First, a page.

External due diligence advisors

This topic contains 17 replies, has 18 voices, and was last updated by  Chengzhi (Roy) Chen 6 days ago.

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    Christoffer Balieu

    From your experience, in what part(s) of the due diligence process is it particularly advisable for a buyer to engage an external DD advisor? Do you think the answer varies between countries or industries?


    Josh Liang Wee Ooi

    In my view some elements would be industry specific. For example, if it involves possible land contamination issues then an external DD advisor would definitely be necessary. In other respects, I think the typical parts of areas requiring external advisors would be legal and perhaps financial/tax. Even with an in-house team, my experience has been that external consultants are still employed – partly because the internal resources may be taxed for time and many not have all the expertise needed, but also unfortunately because many companies or investors need some aspect of the deal rubber stamped by a third party to reduce exposure to potential lawsuits. It of course varies also with the type and size of organization involved.


    Anne Becker

    I think it will also depend on the size of the acquisition. We’ve used just in house personnel and we’ve used outside law firms and finance/tax advisors.


    Ang Pek How

    I think that the answer varies across countries and industries as it depends on the level of expertise and experience of the in-house team. I think it would be crucial to engage an external due diligence adviser to perform financial and commercial due diligence in default as an independent opinion on the financial standpoint and valuation of the target company are crucial in the acquisition exercise. Other areas could be perform by the in-house team if the team possessed sufficient expertise and experience. The size of the acquisition could be another factor as large acquisition requires additional time, effort and resources. Engaging an experienced external adviser to assist the acquirer in the acquisition process would be meaningful as it would not be efficient for the acquirer to deploy its internal resources given that a large acquisition process are time consuming in nature.


    Fathurrahman Latama

    In my opinion, it depends on the size of the acquisition, the expert available on the buyer side, whether the buyer knows the way around the industry, different countries operated of the buyer and the seller, etc.


    Amy Stutzman Fortna

    I think this depends on the experience and availability of the in-house team. If you are entering a new, highly complex industry for which there is little in-house expertise, engaging an industry expert would make sense.



    I think it depends on the size of the acquisition and the relationship between the two parties.



    In my opinion, the size of the industry and relative size of the target contributes to the main consideration of hiring an external advisor. For countries, it might apply if it pertains to a complex cross border deal.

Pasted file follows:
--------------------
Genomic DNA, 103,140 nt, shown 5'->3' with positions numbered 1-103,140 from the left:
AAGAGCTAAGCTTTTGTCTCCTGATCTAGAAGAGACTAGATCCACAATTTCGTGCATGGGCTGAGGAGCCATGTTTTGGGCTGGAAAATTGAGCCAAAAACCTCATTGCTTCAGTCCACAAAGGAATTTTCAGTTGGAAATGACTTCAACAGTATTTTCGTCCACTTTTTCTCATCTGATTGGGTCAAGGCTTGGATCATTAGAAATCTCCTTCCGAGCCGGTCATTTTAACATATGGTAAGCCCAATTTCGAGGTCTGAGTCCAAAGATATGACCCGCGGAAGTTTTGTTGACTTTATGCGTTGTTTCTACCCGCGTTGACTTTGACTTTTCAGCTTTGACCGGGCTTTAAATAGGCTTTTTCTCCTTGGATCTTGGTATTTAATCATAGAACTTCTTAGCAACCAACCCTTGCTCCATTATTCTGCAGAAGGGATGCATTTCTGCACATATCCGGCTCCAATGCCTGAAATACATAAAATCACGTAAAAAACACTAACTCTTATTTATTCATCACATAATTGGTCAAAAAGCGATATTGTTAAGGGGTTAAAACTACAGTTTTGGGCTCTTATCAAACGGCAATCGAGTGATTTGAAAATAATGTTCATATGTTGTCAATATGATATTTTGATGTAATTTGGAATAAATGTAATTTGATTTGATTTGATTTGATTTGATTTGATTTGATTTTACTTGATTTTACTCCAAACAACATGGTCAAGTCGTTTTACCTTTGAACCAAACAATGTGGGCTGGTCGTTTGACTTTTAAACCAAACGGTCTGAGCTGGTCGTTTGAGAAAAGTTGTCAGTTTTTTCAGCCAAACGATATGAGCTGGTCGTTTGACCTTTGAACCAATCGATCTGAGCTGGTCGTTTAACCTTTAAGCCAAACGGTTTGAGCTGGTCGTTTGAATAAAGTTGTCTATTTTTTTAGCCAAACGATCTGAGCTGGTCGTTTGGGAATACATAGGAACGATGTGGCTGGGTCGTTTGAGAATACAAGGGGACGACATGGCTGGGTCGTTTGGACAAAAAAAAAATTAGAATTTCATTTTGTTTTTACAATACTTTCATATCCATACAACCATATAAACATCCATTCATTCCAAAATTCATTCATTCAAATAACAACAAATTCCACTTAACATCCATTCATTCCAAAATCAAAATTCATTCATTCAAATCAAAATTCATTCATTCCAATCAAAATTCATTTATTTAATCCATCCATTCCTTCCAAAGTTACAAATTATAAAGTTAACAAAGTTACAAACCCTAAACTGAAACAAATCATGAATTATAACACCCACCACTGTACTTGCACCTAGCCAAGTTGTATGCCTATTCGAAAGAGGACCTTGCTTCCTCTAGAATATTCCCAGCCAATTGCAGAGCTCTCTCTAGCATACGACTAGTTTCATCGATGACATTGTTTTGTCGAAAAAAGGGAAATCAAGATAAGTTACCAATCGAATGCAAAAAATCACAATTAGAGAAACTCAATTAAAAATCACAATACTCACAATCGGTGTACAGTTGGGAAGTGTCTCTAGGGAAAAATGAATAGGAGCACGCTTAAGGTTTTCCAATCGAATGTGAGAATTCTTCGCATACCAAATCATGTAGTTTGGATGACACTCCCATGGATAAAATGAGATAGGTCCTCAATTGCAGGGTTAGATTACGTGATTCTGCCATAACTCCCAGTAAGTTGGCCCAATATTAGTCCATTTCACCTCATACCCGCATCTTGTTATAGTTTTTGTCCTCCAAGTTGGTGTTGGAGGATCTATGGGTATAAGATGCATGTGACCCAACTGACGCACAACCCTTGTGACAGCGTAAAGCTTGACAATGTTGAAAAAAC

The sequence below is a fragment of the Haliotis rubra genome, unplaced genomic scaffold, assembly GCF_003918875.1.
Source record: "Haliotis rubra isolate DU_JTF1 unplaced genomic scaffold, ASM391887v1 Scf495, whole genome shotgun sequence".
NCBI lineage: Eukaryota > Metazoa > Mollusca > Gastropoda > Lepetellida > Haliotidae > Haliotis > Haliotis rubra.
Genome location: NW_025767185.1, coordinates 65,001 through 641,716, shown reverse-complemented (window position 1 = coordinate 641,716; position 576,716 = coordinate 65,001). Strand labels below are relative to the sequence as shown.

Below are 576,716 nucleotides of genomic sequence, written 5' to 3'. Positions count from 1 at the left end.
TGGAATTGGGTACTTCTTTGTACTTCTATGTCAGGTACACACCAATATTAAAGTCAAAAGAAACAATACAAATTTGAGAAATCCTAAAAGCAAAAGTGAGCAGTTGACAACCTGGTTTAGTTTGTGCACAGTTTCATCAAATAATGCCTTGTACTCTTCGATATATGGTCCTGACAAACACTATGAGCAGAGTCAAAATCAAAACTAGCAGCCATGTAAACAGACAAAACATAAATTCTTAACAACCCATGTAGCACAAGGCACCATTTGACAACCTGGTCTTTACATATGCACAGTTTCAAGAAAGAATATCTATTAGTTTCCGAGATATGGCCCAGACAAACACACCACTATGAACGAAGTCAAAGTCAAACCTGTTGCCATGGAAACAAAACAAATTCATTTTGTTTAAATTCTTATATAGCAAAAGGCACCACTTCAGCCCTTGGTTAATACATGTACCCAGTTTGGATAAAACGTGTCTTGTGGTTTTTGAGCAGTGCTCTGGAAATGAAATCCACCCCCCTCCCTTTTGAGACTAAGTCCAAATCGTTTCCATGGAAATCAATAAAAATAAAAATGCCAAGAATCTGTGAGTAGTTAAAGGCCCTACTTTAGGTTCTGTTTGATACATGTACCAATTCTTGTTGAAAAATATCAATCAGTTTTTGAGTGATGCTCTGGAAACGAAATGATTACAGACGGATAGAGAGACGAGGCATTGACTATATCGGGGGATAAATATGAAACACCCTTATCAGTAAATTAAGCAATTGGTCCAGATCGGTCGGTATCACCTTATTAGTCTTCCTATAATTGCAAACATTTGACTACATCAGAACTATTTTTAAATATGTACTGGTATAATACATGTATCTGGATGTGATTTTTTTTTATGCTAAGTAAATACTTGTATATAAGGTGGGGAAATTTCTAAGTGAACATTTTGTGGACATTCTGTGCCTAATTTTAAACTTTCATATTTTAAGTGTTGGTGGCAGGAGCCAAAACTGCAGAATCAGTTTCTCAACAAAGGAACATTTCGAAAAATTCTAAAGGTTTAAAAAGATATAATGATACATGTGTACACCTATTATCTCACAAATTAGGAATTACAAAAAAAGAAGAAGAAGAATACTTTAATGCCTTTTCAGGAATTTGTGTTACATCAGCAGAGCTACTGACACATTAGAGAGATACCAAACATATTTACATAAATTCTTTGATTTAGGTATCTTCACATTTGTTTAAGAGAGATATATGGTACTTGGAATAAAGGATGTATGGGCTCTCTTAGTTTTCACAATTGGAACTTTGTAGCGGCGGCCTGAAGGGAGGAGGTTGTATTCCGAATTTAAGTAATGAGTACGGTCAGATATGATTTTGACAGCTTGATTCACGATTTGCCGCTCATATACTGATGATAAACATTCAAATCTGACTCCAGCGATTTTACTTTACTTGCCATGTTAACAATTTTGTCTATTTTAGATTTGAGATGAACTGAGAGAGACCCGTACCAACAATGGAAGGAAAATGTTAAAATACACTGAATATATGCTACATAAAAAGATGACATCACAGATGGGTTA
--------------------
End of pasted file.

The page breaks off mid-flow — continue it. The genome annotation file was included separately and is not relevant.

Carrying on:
Edwin Ng, CFA, CA

    Really good inputs from all.


    Hannah Barber

    I personally think it depends on the size of the acquisition and the current team you have in place to perform due diligence. Do you already have financial analysts on staff? In-house legal, etc. In terms of a large acquisition, the financial and commercial due diligence piece are extremely important to engage with a third-party, if you do not have an M&A team in place. Again, all depends on the size.


    Markus Gustafsson

    In the Tax DD in my opinion. Especially when doing M&A in companies with operations in different countries with different tax laws.



    Agreed that it really depends on the experience and expertise of the in house team. Eventually. I think the board or CEO will have decide how much reliability they can put on their in house team and they have to justify the risks and benefits arising the engagement of either internal or external team of expert. If resources allow, I would think the top management will engage external expert on most of areas and use the internal team as independent check on their works.



    Definitely engaging advisors are key to most transactions, yet countries and organizations vary. In some organizations they have the legal, financial and technical organization and their dependence on external advisors are limited. In my opinion, engaging external advisors are very important as they will look into the transaction form their specialty point of view with an advisory role in mind.



    How can an external due diligence advisor advice on an industry without spending massive of time to understand the industry? As such, great care in terms of selecting the external due diligence advisor to ensure alignment with the task at hand. Otherwise, you’ll probably be better off seeking the input of an existing practitioner who would be able to see the business as it is (after years of accumulation, reflection and thoughts)



    Yeah I also think it depends on the size of the acquisition (financial risk), and the competency of the in-house DD evaluators (e.g. same industry, same country as target company, familiarity of the target company’s business model and strategy). If the deal is significant and/or in-house evaluators are not confident of the target company/industry then best to get external advice.

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